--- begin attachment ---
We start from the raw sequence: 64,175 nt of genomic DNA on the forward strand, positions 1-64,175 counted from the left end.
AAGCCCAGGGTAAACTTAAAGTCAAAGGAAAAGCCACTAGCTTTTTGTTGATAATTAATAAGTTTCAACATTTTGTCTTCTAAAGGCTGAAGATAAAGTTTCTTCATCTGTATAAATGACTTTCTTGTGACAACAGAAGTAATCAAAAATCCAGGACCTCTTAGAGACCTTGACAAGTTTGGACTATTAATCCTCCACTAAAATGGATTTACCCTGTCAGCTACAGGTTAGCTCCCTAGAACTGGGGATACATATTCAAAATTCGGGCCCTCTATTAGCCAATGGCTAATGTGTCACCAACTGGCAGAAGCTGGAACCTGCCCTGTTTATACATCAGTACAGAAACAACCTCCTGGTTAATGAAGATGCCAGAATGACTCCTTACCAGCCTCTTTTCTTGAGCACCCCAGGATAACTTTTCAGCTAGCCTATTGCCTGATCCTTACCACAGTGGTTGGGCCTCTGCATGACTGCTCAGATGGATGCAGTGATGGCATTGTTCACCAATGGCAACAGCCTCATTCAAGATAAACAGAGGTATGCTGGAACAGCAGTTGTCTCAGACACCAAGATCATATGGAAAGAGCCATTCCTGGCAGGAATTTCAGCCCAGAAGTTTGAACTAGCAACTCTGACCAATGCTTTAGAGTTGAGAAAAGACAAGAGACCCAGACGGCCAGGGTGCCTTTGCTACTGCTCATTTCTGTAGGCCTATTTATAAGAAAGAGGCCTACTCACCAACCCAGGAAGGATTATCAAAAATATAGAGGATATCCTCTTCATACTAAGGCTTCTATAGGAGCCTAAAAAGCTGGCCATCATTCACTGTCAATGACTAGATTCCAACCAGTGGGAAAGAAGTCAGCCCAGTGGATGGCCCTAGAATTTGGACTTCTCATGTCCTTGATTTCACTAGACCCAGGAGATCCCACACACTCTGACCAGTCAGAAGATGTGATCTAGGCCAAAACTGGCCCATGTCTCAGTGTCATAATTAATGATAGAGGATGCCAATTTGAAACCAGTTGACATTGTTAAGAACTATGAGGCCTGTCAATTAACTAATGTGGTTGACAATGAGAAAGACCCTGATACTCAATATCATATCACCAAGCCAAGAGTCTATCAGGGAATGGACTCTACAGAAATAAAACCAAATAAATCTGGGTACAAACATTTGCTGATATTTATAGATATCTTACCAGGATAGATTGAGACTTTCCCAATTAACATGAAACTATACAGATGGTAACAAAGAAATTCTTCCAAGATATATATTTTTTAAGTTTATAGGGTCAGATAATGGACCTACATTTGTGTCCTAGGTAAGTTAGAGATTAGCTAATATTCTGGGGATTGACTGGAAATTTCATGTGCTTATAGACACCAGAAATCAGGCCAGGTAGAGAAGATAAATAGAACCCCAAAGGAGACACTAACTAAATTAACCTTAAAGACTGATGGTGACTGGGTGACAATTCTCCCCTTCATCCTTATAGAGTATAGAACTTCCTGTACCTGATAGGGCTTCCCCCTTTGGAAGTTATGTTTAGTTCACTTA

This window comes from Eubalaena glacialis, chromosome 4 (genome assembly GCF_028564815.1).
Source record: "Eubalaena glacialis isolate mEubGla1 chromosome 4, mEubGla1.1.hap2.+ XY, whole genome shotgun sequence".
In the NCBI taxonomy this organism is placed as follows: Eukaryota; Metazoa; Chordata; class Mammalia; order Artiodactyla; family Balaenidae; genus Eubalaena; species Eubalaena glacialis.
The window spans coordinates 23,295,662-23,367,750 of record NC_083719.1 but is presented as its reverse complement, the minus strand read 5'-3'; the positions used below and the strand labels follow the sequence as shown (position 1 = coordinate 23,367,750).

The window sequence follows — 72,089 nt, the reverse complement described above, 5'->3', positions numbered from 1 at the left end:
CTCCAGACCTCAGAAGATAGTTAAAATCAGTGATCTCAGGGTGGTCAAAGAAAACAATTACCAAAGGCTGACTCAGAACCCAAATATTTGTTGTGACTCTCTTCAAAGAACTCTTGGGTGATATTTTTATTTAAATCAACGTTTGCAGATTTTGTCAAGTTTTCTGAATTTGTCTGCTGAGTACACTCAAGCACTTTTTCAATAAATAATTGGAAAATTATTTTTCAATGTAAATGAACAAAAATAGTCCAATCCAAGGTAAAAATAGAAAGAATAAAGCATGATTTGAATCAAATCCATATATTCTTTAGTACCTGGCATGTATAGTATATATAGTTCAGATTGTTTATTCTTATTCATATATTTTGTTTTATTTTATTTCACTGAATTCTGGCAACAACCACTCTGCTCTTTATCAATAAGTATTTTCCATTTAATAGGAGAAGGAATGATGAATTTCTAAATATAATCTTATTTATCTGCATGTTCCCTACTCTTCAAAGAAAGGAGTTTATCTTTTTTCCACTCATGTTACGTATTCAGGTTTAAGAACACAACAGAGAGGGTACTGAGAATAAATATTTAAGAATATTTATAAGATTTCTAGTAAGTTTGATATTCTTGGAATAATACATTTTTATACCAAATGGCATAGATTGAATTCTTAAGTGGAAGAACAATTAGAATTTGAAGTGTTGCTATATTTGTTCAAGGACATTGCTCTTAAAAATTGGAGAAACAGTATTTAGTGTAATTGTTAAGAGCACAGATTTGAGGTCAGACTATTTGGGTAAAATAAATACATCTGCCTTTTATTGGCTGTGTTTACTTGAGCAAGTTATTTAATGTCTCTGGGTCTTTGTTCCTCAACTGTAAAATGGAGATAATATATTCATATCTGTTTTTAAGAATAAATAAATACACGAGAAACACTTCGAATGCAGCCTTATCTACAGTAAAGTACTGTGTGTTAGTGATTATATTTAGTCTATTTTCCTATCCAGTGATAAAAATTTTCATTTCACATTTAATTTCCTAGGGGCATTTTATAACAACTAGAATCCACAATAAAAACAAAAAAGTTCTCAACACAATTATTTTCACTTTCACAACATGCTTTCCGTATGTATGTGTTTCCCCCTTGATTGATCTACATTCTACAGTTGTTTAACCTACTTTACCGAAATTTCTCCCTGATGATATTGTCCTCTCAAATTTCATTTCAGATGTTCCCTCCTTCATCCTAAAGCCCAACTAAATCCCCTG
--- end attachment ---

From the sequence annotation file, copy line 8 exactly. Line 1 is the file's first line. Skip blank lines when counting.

CTCCAGACCTCAGAAGATAGTTAAAATCAGTGATCTCAGGGTGGTCAAAGAAAACAATTACCAAAGGCTGACTCAGAACCCAAATATTTGTTGTGACTCTCTTCAAAGAACTCTTGGGTGATATTTTTATTTAAATCAACGTTTGCAGATTTTGTCAAGTTTTCTGAATTTGTCTGCTGAGTACACTCAAGCACTTTTTCAATAAATAATTGGAAAATTATTTTTCAATGTAAATGAACAAAAATAGTCCAATCCAAGGTAAAAATAGAAAGAATAAAGCATGATTTGAATCAAATCCATATATTCTTTAGTACCTGGCATGTATAGTATATATAGTTCAGATTGTTTATTCTTATTCATATATTTTGTTTTATTTTATTTCACTGAATTCTGGCAACAACCACTCTGCTCTTTATCAATAAGTATTTTCCATTTAATAGGAGAAGGAATGATGAATTTCTAAATATAATCTTATTTATCTGCATGTTCCCTACTCTTCAAAGAAAGGAGTTTATCTTTTTTCCACTCATGTTACGTATTCAGGTTTAAGAACACAACAGAGAGGGTACTGAGAATAAATATTTAAGAATATTTATAAGATTTCTAGTAAGTTTGATATTCTTGGAATAATACATTTTTATACCAAATGGCATAGATTGAATTCTTAAGTGGAAGAACAATTAGAATTTGAAGTGTTGCTATATTTGTTCAAGGACATTGCTCTTAAAAATTGGAGAAACAGTATTTAGTGTAATTGTTAAGAGCACAGATTTGAGGTCAGACTATTTGGGTAAAATAAATACATCTGCCTTTTATTGGCTGTGTTTACTTGAGCAAGTTATTTAATGTCTCTGGGTCTTTGTTCCTCAACTGTAAAATGGAGATAATATATTCATATCTGTTTTTAAGAATAAATAAATACACGAGAAACACTTCGAATGCAGCCTTATCTACAGTAAAGTACTGTGTGTTAGTGATTATATTTAGTCTATTTTCCTATCCAGTGATAAAAATTTTCATTTCACATTTAATTTCCTAGGGGCATTTTATAACAACTAGAATCCACAATAAAAACAAAAAAGTTCTCAACACAATTATTTTCACTTTCACAACATGCTTTCCGTATGTATGTGTTTCCCCCTTGATTGATCTACATTCTACAGTTGTTTAACCTACTTTACCGAAATTTCTCCCTGATGATATTGTCCTCTCAAATTTCATTTCAGATGTTCCCTCCTTCATCCTAAAGCCCAACTAAATCCCCTG